ADHD is a biological disorder of the chemicals in the brain. People with ADHD have trouble paying attention, sitting still, or controlling their behavior. Everyone has some symptoms in common with ADHD, especially children. The difference with ADHD is that it’s a chronic (long lasting) condition that interferes with daily life. For example, children with ADHD often have trouble at school and with social relationships. As a result, a child may feel anxious, unsure of themselves, and depressed.
ADHD is a serious condition and affects up to 1 in 10 school children in Utah. Right now, there’s no cure for ADHD. But that doesn’t mean you should ignore it. Most people with ADHD need treatment to succeed in daily life, enjoy better relationships and improve self-esteem.
There are many theories but scientists don’t know what causes ADHD. It’s important for parents to know that ADHD is NOT caused by child-rearing methods or the family environment. They do know that it runs in families. Many patients with ADHD have a relative with the disorder. ADHD can also be seen in patients who have had brain injuries or other kinds of harm to the brain.
ADHD symptoms are patterns of behavior that fall into 3 types of symptoms: inattention, hyperactivity and impulsivity.
Children with inattention symptoms consistently have trouble paying attention. They are often distracted, and make mistakes. They have trouble focusing and organizing and have difficulty following through with tasks. They often forget and lose things.
Children who are hyperactive and impulsive are too active (hyperactive) and tend to act without thought or control (impulsive). They may fidget or squirm and seem or feel restless much of the time. A child may run about, climb too much, and seem “driven by a motor”. They may have trouble being quiet, interrupt others, and may blurt out answers before hearing the whole question. They may have trouble taking turns or waiting in line.
Most children have all of the symptoms above . Children with this type of ADHD show all the symptoms of inattention, hyperactivity and impulsivity. This type is the most common.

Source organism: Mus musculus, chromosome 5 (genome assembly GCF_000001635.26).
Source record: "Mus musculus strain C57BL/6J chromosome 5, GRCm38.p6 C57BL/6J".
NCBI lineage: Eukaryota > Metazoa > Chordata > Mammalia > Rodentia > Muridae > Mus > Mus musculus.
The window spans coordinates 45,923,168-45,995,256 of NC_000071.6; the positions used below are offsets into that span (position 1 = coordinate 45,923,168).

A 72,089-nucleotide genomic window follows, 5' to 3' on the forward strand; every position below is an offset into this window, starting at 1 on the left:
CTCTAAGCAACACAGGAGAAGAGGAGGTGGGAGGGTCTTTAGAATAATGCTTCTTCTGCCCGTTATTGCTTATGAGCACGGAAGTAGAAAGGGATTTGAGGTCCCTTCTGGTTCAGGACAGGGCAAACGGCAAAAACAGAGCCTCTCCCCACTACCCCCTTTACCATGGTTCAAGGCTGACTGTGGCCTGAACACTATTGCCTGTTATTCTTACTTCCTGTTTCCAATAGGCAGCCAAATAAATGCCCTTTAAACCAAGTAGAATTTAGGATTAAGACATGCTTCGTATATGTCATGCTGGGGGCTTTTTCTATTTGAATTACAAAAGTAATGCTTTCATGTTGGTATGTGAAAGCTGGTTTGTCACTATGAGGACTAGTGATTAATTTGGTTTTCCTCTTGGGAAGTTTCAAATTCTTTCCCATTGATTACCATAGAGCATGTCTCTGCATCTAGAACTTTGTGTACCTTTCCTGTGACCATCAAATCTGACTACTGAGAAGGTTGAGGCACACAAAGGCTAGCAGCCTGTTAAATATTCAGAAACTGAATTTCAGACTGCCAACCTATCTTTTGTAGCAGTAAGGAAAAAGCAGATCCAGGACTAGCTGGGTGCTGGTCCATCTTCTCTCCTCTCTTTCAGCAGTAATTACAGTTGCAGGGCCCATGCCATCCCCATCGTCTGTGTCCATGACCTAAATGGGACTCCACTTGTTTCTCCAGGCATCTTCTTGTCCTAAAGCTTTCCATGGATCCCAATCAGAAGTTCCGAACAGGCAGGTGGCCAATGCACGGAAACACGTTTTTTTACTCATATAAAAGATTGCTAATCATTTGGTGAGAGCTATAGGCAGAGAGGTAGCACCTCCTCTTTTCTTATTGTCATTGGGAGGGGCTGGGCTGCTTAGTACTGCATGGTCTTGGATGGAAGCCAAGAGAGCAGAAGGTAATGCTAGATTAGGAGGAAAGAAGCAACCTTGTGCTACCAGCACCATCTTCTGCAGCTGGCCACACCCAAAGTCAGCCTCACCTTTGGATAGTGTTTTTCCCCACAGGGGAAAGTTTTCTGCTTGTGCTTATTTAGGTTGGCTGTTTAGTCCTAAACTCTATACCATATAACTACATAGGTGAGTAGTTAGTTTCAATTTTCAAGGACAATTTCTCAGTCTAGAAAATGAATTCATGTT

How is ADHD diagnosed?
There’s no blood test or body scan to find out if you have ADHD. Doctors diagnose ADHD by gathering different kinds of information and comparing it to an accepted medical definition. There are several tools used to diagnose ADHD. A medical history and physical exam will help rule out other medical problems. A questionnaire (form) is used to check for ADHD and other mental health problems. The questionnaires ask about symptoms in different settings. They also ask about stress levels and coping styles.
A doctor can diagnose ADHD if the following are true:
- The behaviors are not age-appropriate
- The symptoms generally were recognized by age 7
- The symptoms interfere with performance in two or more settings; for example, at school, home, work, or in personal relationships
- The symptoms have lasted more than 6 months
How is ADHD treated?
Studies show that ADHD is best treated with strategies that aim at reducing symptoms and helping the person with ADHD succeed in various settings and personal relationships. A primary care physician, behavior health specialist, school specialists, or occupational therapist may provide your child, you and your child’s teacher’s strategies to reduce symptoms.